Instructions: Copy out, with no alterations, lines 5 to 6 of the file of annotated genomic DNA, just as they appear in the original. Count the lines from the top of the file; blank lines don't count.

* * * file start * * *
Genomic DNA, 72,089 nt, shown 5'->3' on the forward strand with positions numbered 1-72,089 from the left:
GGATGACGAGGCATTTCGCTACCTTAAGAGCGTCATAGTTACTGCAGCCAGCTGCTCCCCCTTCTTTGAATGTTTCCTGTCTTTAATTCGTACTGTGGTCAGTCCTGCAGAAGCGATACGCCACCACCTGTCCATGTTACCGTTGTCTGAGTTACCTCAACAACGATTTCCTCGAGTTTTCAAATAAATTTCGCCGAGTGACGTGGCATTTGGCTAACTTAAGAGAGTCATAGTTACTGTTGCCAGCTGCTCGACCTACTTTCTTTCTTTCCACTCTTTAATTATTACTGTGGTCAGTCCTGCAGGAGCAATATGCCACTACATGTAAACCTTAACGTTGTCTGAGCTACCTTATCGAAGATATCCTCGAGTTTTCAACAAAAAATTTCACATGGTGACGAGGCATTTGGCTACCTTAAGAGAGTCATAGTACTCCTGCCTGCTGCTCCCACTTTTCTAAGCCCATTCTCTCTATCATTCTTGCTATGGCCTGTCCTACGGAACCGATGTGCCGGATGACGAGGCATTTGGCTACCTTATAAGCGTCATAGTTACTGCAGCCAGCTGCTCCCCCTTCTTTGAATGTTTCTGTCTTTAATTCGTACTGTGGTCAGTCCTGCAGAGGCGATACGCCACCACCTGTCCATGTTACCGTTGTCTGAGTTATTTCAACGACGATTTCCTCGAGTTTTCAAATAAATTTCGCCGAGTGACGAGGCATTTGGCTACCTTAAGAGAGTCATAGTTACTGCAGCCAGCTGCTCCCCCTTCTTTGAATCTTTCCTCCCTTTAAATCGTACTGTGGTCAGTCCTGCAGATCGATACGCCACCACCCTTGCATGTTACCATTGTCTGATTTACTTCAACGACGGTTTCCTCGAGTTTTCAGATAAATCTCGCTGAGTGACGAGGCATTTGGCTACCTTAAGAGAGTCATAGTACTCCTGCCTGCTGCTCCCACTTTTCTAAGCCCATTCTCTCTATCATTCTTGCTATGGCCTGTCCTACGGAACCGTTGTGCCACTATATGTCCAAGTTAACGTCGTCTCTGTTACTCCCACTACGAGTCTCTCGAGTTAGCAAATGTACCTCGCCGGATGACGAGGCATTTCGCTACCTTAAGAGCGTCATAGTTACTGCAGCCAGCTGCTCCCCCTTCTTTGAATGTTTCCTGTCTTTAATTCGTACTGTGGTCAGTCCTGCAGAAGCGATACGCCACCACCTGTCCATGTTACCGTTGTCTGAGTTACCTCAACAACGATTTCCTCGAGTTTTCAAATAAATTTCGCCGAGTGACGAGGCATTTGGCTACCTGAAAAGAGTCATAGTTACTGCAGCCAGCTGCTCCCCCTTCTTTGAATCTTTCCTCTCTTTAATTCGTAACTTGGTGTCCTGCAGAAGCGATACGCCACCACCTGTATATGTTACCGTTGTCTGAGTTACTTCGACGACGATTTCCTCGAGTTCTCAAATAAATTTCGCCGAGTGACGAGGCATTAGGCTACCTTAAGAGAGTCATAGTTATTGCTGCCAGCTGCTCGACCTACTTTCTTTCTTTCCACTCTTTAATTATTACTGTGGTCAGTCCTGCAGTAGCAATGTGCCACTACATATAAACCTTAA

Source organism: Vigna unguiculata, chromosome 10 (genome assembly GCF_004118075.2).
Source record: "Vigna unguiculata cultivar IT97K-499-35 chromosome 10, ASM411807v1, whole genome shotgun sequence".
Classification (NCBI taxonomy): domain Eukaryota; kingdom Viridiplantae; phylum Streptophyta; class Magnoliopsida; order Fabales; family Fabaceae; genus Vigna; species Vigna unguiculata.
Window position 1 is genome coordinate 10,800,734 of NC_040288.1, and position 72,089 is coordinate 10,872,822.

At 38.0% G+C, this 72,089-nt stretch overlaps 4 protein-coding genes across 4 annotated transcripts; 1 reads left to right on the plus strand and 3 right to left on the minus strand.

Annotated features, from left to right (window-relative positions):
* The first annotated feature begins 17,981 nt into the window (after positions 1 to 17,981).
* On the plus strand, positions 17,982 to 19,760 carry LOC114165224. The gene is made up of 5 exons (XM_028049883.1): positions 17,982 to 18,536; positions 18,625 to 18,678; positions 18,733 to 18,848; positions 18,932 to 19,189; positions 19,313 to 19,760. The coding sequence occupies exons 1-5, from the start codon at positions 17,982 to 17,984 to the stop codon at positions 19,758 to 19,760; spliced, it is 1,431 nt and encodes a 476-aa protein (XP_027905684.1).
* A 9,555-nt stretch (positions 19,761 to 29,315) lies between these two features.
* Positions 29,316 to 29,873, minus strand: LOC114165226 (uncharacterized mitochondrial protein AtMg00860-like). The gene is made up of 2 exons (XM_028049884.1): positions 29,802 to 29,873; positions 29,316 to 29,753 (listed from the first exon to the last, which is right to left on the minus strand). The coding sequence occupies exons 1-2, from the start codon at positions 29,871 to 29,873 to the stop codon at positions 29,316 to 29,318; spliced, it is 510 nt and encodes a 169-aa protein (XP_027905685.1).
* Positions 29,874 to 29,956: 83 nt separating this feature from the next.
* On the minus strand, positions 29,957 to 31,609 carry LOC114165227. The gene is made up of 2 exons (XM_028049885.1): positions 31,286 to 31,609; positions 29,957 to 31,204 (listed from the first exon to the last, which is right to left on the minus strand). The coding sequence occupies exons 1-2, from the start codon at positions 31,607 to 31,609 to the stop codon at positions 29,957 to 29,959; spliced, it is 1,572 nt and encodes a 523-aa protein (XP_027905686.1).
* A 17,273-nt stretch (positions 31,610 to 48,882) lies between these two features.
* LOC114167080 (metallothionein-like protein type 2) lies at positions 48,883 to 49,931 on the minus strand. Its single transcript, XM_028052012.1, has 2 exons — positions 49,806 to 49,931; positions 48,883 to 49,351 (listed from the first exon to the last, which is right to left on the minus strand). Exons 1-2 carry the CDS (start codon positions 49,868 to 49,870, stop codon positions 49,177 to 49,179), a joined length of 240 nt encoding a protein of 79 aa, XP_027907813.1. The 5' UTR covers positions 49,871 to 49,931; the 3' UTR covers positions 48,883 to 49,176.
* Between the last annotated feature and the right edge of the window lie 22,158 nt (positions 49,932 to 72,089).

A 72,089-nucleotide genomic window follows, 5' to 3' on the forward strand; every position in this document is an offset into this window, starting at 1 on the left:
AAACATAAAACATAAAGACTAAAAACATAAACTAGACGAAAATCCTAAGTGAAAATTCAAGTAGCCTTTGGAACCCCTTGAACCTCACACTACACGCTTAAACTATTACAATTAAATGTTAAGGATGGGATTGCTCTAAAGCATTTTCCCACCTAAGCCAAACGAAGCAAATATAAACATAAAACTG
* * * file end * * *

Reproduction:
Classification (NCBI taxonomy): domain Eukaryota; kingdom Viridiplantae; phylum Streptophyta; class Magnoliopsida; order Fabales; family Fabaceae; genus Vigna; species Vigna unguiculata.
Window position 1 is genome coordinate 10,800,734 of NC_040288.1, and position 72,089 is coordinate 10,872,822.